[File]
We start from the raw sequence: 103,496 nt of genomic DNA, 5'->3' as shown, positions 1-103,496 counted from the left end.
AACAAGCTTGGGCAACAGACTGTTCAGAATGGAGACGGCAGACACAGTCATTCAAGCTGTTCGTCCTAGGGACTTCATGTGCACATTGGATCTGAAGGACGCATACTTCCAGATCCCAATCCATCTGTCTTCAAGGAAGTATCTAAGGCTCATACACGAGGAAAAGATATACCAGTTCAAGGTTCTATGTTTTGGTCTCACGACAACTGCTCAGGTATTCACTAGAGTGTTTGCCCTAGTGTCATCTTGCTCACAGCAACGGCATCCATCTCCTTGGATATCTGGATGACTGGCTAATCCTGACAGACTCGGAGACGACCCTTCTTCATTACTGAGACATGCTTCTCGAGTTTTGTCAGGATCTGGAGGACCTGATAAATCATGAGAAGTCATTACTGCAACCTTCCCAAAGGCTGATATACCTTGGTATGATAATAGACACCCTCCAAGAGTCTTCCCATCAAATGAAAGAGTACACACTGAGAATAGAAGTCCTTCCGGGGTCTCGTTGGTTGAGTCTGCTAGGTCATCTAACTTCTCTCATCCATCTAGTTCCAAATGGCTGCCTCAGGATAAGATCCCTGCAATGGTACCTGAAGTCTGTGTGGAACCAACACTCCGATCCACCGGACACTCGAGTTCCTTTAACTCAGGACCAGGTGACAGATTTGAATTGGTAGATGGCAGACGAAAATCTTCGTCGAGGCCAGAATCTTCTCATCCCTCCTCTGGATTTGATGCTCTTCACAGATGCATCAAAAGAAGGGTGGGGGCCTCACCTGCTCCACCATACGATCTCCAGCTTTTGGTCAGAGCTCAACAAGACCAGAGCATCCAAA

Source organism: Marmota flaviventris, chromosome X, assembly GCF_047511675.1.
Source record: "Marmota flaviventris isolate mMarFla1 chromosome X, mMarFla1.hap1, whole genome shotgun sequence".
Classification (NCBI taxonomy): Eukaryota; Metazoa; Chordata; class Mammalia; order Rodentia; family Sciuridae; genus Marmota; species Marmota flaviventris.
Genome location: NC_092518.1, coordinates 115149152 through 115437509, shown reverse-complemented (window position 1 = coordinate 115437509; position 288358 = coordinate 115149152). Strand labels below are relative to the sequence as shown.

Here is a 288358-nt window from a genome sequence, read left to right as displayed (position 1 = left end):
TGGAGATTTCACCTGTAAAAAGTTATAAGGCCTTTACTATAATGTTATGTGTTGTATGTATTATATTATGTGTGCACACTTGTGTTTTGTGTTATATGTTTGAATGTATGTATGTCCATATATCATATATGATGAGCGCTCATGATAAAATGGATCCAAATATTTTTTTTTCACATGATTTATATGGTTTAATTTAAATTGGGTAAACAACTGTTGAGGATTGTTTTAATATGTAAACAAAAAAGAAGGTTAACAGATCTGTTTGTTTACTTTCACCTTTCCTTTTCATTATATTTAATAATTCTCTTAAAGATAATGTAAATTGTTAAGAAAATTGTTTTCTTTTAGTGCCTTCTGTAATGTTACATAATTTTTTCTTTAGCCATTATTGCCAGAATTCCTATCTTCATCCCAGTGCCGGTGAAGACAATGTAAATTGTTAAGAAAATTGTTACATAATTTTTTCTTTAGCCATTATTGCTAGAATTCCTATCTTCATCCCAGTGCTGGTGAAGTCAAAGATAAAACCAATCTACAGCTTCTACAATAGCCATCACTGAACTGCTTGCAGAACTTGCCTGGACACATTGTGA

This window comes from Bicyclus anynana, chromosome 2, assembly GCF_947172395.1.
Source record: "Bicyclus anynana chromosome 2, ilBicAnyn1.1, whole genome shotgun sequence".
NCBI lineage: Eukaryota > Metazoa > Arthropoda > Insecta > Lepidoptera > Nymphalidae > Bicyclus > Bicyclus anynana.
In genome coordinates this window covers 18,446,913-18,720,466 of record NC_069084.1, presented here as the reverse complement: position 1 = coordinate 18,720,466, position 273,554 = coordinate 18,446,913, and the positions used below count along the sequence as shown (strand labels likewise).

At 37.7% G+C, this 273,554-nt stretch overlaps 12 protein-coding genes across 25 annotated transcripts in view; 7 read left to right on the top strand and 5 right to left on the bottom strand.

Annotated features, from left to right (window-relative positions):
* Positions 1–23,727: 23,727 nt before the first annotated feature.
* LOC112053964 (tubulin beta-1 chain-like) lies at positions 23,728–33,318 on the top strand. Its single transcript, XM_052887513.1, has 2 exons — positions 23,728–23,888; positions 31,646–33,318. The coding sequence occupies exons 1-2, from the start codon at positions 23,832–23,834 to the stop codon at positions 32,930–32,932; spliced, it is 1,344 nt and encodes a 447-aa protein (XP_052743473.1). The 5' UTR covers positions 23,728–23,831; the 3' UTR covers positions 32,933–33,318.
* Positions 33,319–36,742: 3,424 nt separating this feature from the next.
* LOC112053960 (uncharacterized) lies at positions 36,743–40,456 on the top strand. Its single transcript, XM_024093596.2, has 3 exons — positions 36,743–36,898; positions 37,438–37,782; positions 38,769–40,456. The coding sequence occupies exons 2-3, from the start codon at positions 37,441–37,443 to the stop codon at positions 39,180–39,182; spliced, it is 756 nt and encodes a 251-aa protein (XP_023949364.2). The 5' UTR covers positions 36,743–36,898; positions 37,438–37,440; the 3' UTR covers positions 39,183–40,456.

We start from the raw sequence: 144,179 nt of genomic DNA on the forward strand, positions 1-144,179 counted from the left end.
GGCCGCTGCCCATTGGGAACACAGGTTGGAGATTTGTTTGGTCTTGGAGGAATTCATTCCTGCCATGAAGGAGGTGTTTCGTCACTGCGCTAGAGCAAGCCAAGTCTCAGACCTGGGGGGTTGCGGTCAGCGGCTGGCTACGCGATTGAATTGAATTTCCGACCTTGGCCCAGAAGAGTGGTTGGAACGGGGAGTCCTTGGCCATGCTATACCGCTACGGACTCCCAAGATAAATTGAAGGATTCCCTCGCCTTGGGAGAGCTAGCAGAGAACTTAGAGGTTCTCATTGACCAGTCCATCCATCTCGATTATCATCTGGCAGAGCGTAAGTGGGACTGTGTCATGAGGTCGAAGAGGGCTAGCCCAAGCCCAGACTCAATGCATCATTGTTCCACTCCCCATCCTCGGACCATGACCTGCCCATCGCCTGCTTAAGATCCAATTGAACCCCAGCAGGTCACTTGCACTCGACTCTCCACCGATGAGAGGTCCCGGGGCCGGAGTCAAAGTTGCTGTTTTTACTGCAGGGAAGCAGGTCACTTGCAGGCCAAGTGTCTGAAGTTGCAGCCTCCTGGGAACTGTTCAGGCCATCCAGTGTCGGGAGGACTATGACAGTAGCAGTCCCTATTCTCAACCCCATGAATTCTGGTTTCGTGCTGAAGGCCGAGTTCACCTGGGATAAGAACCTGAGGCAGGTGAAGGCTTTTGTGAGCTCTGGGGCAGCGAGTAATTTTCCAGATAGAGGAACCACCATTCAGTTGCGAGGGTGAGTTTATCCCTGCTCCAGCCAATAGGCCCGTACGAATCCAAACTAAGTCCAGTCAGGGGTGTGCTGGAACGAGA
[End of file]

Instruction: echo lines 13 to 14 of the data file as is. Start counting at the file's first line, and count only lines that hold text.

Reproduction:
At 37.7% G+C, this 273,554-nt stretch overlaps 12 protein-coding genes across 25 annotated transcripts in view; 7 read left to right on the top strand and 5 right to left on the bottom strand.

Annotated features, from left to right (window-relative positions):